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Volunteers Needed for Springfield Program that Gives Homeless Women a Place to Sleep

Council of Churches of the Ozarks

Safe to Sleep operates every night of the year at a local church and serves an average of 30-35 homeless women at a time.  The program gives the women, 18 and older, a safe place to lay their heads.  But it can't operate without volunteers. 

Volunteer coordinator, Jessica Luraas, with Council of Churches of the Ozarks, said it’s a fairly easy job—volunteers (men, women or couples) go through training before they start.  The hard part is seeing the need "and not realizing how much need there is, and, you know, if you have an empathetic heart, it can really pull at you," she said.

Despite that, being a Safe to Sleep volunteer is extremely rewarding, according to Luraas.  She said the experience can be life-changing.

"Really, it gives you a perspective on strength and endurance and how blessed you are.  You know, when you go in there and serve and you get to go home to your bed and your home, it really changes how you look at what you have in your own life," she said.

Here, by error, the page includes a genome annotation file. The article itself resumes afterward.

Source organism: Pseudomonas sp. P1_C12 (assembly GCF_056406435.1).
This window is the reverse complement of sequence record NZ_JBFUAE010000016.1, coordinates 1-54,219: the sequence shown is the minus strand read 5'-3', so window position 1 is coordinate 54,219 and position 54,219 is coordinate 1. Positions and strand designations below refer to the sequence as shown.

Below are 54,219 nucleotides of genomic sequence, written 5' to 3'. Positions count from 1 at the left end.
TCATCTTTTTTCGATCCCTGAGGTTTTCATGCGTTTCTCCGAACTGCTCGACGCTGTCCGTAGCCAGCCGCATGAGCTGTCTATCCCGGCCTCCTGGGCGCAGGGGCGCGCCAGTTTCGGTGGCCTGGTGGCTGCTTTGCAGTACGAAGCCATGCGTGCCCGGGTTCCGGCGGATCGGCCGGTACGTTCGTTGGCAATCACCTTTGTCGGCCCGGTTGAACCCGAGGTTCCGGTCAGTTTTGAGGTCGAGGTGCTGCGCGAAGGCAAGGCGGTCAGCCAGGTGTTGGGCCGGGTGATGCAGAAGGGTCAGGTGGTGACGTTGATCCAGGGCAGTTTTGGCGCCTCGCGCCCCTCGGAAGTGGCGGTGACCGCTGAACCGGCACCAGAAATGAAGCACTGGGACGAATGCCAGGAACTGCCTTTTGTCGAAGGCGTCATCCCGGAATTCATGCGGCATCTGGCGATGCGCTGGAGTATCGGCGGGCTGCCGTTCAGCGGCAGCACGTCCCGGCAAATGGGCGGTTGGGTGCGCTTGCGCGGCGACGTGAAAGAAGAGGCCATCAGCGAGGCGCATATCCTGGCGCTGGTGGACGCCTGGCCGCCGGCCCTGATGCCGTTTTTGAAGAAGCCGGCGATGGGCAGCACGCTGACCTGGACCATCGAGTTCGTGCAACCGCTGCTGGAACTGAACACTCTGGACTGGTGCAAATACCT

Volunteers arrive at 7, a half hour before the homeless women, during the week and prepare snacks and coffee.  Once the women arrive, they check them in, serve them and help with any needs they might have.  Hours are one hour earlier on weekends.  One volunteer sleeps for four hours while the other is available to the women and makes sure they're comfortable, and then they switch.  The women leave by 8 a.m.

A caseworker is available each evening during the week to help the women with things like housing and healthcare (both mental and physical).  "This is a very direct way to support a program that is trying to address homelessness," said Luraas.  "We're not just there to provide shelter.  We're there to get them out of homelessness."

According to Ramona Baker, director of Safe to Sleep, the average age of those they serve is 43.  Sixty percent of them have a diagnosed mental illness.  Each story is different, but "they're pretty ordinary people," she said.  Some may need a place to stay because they're passing through, their car broke down, and they can't afford a hotel.  Others may have lost their job and can't afford housing.  

To find out more about volunteering at Safe to Sleep, email

Michele Skalicky has worked at KSMU since the station occupied the old white house at National and Grand. She enjoys working on both the announcing side and in news and has been the recipient of statewide and national awards for news reporting. She likes to tell stories that make a difference. Michele enjoys outdoor activities, including hiking, camping and leisurely kayaking.